“I may be the most valuable runner at the marathon,” Deepak Patel says, laughing. That’s because he wears an expensive watch and other jewellery, and since his first Mumbai Marathon on 2006, he invests in top-of-the-line brands for his running clothes and shoes. More seriously, the surgeon says, his biggest investment is in the health of his family.
It started in 2004, when his son, Umang, was on the way. He decided then to take up sports, and tennis seemed like a good idea because it could be a hobby he could later share with his children. Plus, it “strengthens hand-eye co-ordination,” an important attribute for a surgeon. Not content with just playing the game casually, Deepak wanted to get good at it. “I found that some of the best tennis training institutes were abroad, so I trained with the U.S Professional Training Association.” His coach there told him that to get better at the game, he needed to work on his cardiac fitness; his own professional knowledge of anatomy reinforced that.
“Running seemed the perfect way to achieve that,” Dr. Patel says. “So around 2005, I took to running.”
After their son was born, his wife Jyotsna — also a doctor, a gynaecologist — got the bug too. She took up both tennis and running; by 2006, she had a mean backhand and had run her first half-marathon. She says, “Taking up a sport not only helps us in our professional lives, it also works towards one’s wellness: building resilience, keeping calmer even under pressure, and so on.”
Importantly, all these were things they wanted their children to imbibe from the start. Both believe that academic excellence is not enough, that their kids would be happy and whole if they were healthy and fit.
As for their son, Umang, he was enrolled in swimming classes not long after he learned to walk. “Once he started school,” Deepak says, “every summer vacation was spent trying to learn a new activity: gymnastics, skating, running…” By 2008, the couple had a daughter, Urvi. While the 10-year-old is less of a sports fanatic — “Urvi has a creative bent,” Jyotsna says, “and enjoys dancing; she is learning kathakali.” She is also currently learning basketball, and looks up to her mother. “She is motivated by my certificates and medals,” Jyotsna says. “Every time I bring one home, she says she wants to grow up and ‘be a winner’ like me.”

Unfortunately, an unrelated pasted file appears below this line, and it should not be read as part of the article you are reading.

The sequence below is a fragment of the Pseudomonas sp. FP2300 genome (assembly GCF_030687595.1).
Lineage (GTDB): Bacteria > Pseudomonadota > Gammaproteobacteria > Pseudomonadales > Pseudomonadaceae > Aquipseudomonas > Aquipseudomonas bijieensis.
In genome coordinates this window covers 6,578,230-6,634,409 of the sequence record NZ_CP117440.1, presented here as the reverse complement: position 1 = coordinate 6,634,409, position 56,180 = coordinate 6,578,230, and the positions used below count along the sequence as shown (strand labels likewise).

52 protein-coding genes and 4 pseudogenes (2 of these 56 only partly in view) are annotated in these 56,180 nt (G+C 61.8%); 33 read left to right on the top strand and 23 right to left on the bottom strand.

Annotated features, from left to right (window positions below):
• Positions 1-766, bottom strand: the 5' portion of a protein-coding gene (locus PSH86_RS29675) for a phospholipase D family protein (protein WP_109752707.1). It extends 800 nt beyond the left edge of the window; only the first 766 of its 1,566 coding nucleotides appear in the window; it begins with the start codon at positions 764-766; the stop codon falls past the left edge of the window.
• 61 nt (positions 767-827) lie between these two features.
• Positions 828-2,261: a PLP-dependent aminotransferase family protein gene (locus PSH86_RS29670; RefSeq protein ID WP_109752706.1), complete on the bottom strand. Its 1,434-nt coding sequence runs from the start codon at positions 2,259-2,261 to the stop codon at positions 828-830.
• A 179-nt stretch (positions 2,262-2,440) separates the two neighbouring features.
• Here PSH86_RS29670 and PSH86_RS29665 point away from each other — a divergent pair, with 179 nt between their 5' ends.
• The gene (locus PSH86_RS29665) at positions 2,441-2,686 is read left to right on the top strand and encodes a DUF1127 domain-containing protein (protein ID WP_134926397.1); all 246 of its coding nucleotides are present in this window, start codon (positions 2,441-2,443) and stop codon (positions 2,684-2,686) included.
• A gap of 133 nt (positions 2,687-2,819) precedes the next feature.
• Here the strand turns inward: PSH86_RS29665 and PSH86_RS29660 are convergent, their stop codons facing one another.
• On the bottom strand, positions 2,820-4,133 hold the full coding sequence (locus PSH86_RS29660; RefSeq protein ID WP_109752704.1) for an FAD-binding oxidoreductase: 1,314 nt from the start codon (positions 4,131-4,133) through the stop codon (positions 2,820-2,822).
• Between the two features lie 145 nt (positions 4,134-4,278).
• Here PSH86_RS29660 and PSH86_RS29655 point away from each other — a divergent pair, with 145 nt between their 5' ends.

Despite their busy lives, they keep 7 p.m. to 9 p.m. for each other. “That’s when we discuss our day, talk about what is on our mind,” Deepak says. “And the conversation usually touches upon fitness.” Other family time together could be playing a game of tennis or watching sports.
This year, at the Mumbai Marathon, all four of them will be participating: the parents are running the half, and the children are doing the Dream Run (Urvi will be doing it for the first time).
Is there any special preparation they’ve been doing? They don’t all run together, though the parents put in their regular morning runs. That — and for the kids, the exercise from their extracurricular activities — is enough for them to complete their targets, they say.
Behind every successful marathoner, there will be a medallist
It takes a lot to run a marathon, and just being fit enough isn’t all one needs. For almost every runner, encouragement plays a crucial role.
“We conducted large-scale research over the period of a year,” says Chitresh Sinha, CEO of Chlorophyll Innovation Lab. “We found that every marathoner we spoke to was grateful to someone else to keep them going; a daughter, wife, friend, parent.” Their motivators weren’t necessarily runners, but nevertheless provided inspiration.
“We came across a father who said he only completed the marathon thanks to his daughter,” Mr. Sinha says. “He narrated how the birth of his daughter inspired him to give up drinking and take up running, so that he could have the energy and patience for her. We spotted the medal he had won right next to the picture of his baby girl.”
These observations triggered the thinking behind a unique finisher’s medal that will debut for this year’s marathon. The medal splits into two: one side is emblazoned with ‘finisher’ and the other has ‘inspiration’ engraved on it. The idea is that those who run the full 42.195-kilometre distance can formally acknowledge their motivators and share the accomplishment with them.